As to the implementation of the destructor, if you implemented the destructor, then I could easily crash your code with a two or three line main program.
    Code:
    int main()
    {
        char pbuffer[] = "abc123";
        CContainer<int> c1(pbuffer, sizeof(pbuffer));
        CContainer<int> c2(pbuffer, sizeof(pbuffer));
        c1 = c2;
    }
    If the destructor were implemented, then the program above would have a memory leak and a double deletion error, possibly causing a crash on the return of main(). The way you avoid the crash is to implement the copy-assignment operations, or make these operations private functions and unimplemented.

    Since you didn't post any code showing your main() program (a class can't live just by itself, it needs a driver to test it), I'm showing how it is very easy to render the code you have now very breakable. To get a complete, bug free (or close to bug free) implementation, you need to address the two items above.

    Regards,

    Paul McKenzie
    Last edited by Paul McKenzie; September 6th, 2012 at 04:38 PM.

  6. #6
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    Re: Help reviewing C++ Test

    Quote Originally Posted by jingato View Post
    The test they sent me was pretty complex and definitely more advanced than I expected so I did not get the position. I would really like to know what I did wrong, what I did right, and what I could of done better so I can learn from the experience and hopefully improve myself.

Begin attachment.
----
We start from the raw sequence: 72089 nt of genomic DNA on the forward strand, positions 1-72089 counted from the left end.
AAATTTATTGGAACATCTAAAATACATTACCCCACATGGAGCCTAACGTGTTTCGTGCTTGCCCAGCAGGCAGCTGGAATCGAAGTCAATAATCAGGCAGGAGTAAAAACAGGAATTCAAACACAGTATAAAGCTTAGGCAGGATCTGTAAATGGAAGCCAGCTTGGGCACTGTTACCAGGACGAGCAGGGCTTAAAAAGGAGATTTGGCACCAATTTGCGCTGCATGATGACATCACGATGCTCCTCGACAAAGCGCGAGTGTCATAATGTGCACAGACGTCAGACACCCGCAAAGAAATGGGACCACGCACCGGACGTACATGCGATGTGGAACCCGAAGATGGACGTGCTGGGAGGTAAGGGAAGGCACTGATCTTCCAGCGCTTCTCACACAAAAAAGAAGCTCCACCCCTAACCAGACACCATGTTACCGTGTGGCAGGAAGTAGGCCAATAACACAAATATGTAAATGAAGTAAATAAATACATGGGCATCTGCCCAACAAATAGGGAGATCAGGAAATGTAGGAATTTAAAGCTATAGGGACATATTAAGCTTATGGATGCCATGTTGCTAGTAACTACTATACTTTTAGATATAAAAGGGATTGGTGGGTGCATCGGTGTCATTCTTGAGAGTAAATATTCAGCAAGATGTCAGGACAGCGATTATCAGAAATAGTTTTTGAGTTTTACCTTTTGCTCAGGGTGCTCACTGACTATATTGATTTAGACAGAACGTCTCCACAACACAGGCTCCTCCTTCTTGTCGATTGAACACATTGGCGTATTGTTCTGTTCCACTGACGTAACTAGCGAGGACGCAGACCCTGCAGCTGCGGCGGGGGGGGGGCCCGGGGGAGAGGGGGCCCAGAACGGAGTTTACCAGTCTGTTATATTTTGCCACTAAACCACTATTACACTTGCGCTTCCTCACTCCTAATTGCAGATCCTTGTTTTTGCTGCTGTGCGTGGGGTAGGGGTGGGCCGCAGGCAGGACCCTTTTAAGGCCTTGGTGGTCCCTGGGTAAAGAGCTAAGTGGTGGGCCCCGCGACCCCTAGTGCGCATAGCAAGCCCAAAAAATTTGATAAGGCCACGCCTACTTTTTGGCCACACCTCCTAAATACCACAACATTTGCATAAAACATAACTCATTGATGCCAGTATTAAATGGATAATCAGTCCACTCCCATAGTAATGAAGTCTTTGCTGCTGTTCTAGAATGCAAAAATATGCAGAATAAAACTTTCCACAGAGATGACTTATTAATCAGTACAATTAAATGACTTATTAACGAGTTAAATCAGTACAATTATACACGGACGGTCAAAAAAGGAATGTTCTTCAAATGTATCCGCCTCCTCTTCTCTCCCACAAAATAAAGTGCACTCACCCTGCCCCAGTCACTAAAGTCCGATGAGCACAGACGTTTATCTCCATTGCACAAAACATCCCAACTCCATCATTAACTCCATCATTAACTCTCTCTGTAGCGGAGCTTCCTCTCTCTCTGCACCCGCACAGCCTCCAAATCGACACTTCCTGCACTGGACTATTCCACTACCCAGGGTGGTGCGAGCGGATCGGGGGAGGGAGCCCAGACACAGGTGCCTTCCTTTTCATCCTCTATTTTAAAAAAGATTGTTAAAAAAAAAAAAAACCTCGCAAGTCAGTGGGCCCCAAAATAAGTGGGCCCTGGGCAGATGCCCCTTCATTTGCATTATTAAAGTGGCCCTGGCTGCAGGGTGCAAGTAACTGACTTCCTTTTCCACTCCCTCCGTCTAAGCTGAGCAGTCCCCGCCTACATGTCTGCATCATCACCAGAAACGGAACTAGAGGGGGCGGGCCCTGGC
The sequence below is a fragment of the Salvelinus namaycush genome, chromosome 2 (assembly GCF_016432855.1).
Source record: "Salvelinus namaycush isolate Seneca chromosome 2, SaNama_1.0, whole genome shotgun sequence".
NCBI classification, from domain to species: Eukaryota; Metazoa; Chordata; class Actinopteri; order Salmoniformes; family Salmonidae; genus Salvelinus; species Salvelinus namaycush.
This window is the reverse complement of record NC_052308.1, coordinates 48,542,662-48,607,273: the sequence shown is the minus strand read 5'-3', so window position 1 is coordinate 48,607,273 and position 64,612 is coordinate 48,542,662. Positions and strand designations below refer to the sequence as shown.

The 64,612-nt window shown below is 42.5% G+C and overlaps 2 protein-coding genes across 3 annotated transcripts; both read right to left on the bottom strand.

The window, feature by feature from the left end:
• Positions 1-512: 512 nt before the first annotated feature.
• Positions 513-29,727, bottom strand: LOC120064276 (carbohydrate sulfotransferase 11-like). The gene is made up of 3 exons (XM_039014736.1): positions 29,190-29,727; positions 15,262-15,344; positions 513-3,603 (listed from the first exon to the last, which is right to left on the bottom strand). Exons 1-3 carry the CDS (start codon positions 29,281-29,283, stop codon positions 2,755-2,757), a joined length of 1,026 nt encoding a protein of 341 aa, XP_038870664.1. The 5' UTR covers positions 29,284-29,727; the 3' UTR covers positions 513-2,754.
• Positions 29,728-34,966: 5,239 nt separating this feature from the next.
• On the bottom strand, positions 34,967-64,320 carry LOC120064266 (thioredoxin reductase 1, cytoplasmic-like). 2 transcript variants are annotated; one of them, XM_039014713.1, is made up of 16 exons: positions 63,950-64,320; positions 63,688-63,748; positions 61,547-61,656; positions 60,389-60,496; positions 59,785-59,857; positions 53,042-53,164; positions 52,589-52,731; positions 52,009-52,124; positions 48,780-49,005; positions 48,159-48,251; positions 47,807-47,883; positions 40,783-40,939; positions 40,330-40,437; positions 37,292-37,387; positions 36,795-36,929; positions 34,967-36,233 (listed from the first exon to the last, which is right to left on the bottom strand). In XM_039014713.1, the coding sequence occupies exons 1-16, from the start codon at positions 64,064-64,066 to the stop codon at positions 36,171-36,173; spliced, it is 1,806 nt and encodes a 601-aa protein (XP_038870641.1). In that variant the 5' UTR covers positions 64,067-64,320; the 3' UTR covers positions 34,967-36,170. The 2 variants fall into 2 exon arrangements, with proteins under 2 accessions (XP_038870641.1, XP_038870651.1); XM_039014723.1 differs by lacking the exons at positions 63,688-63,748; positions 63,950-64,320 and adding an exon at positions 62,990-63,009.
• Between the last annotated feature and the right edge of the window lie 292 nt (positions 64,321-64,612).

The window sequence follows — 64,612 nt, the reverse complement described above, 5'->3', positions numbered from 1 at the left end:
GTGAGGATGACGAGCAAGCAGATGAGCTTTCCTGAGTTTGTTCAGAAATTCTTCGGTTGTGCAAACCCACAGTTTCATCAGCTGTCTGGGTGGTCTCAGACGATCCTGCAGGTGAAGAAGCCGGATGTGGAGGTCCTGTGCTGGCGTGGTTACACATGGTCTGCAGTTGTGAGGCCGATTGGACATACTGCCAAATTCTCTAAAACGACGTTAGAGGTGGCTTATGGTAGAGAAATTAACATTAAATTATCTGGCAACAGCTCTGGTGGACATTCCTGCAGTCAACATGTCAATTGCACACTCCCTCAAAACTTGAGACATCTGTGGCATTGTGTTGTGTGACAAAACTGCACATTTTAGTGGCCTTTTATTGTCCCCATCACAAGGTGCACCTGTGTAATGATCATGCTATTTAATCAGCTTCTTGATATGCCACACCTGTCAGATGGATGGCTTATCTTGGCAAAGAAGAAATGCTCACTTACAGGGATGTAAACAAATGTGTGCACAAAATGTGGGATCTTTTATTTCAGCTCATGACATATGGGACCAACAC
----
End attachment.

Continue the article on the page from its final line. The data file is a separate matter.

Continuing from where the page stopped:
Well, since the test seems to be using a linked list, you should have created a solid, working, linked list class, and forget temporarily about what you were going to use the linked list for (in this case a memory pool). Then you would have implemented the copy-assignment, destructor, etc., tested it, etc. before applying it to the larger program.

    If you did that, then the rest becomes simple -- you would then take the working linked list class, and just use it as a component into the memory pool program. The focus then shifts to the logic of the memory pool and not the logic of the linked list class. Instead, what you did is the classic misstep of trying to "inline" your data structure code into the guts of your main program. You don't know where to start debugging -- the linked list code, the memory pool itself, or some other aspect, as everything is intertwined.

    If you took the approach of creating the linked list class by itself, and then attempted to use it to create the memory pool application, then it would give the good impression to the ones looking at the code that you know how to encapsulate and break up a program into logical, working components, and then use the working components to create the larger program.

    Regards,

    Paul McKenzie

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    Re: Help reviewing C++ Test

    Although your advice to separate the implementation of the linked list from that of the pool-based container using it is quite valuable (as usual ), as I understand the assignment, using a linked list is the wrong approach to begin with. As the memory block to be used as the pool is passed in on container construction and then remains constant (except for its content, of course) and the payload objects (T) are of constant size, using a linked list wouldn't really gain much; mostly it would just increase complexity and waste some of the precious pool memory for the link pointers.

    I'd rather treat the memory pool as a plain array of payload objects, backed by a std::vector<bool> to keep track of which positions in the array actually contain valid constructed T instances. However, if the use of the vector is forbidden by the constraint "I was passed in a char * and that was the only memory I could use" (I'm unsure how strict the constraint actually is), I might alternatively treat the memory pool as an array of structures similar to the list node struct from post #3:

    Code:
    struct CItem
    {
      T data;  // Actual payload instance, not a pointer
      bool valid;
    };